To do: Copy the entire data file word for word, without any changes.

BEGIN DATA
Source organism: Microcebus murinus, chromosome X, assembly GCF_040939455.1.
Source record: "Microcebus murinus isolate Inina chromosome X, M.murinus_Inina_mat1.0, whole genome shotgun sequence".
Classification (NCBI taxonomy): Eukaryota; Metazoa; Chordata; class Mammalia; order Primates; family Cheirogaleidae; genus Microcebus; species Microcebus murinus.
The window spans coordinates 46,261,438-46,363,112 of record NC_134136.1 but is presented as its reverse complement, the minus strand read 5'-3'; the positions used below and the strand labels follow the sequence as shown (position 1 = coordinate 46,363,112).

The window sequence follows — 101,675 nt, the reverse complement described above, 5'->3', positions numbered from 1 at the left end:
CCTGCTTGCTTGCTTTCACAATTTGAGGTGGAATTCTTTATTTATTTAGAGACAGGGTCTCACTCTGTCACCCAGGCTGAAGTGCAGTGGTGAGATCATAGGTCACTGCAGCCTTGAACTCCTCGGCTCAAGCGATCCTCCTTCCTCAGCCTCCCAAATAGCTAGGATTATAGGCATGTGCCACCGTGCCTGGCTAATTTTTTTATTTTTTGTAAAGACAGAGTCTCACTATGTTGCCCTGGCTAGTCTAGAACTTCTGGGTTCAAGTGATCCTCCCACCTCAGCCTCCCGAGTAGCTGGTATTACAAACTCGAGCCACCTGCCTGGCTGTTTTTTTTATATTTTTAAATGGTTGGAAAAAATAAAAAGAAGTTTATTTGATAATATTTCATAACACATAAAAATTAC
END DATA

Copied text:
Source organism: Microcebus murinus, chromosome X, assembly GCF_040939455.1.
Source record: "Microcebus murinus isolate Inina chromosome X, M.murinus_Inina_mat1.0, whole genome shotgun sequence".
Classification (NCBI taxonomy): Eukaryota; Metazoa; Chordata; class Mammalia; order Primates; family Cheirogaleidae; genus Microcebus; species Microcebus murinus.
The window spans coordinates 46,261,438-46,363,112 of record NC_134136.1 but is presented as its reverse complement, the minus strand read 5'-3'; the positions used below and the strand labels follow the sequence as shown (position 1 = coordinate 46,363,112).

The window sequence follows — 101,675 nt, the reverse complement described above, 5'->3', positions numbered from 1 at the left end:
CCTGCTTGCTTGCTTTCACAATTTGAGGTGGAATTCTTTATTTATTTAGAGACAGGGTCTCACTCTGTCACCCAGGCTGAAGTGCAGTGGTGAGATCATAGGTCACTGCAGCCTTGAACTCCTCGGCTCAAGCGATCCTCCTTCCTCAGCCTCCCAAATAGCTAGGATTATAGGCATGTGCCACCGTGCCTGGCTAATTTTTTTATTTTTTGTAAAGACAGAGTCTCACTATGTTGCCCTGGCTAGTCTAGAACTTCTGGGTTCAAGTGATCCTCCCACCTCAGCCTCCCGAGTAGCTGGTATTACAAACTCGAGCCACCTGCCTGGCTGTTTTTTTTATATTTTTAAATGGTTGGAAAAAATAAAAAGAAGTTTATTTGATAATATTTCATAACACATAAAAATTAC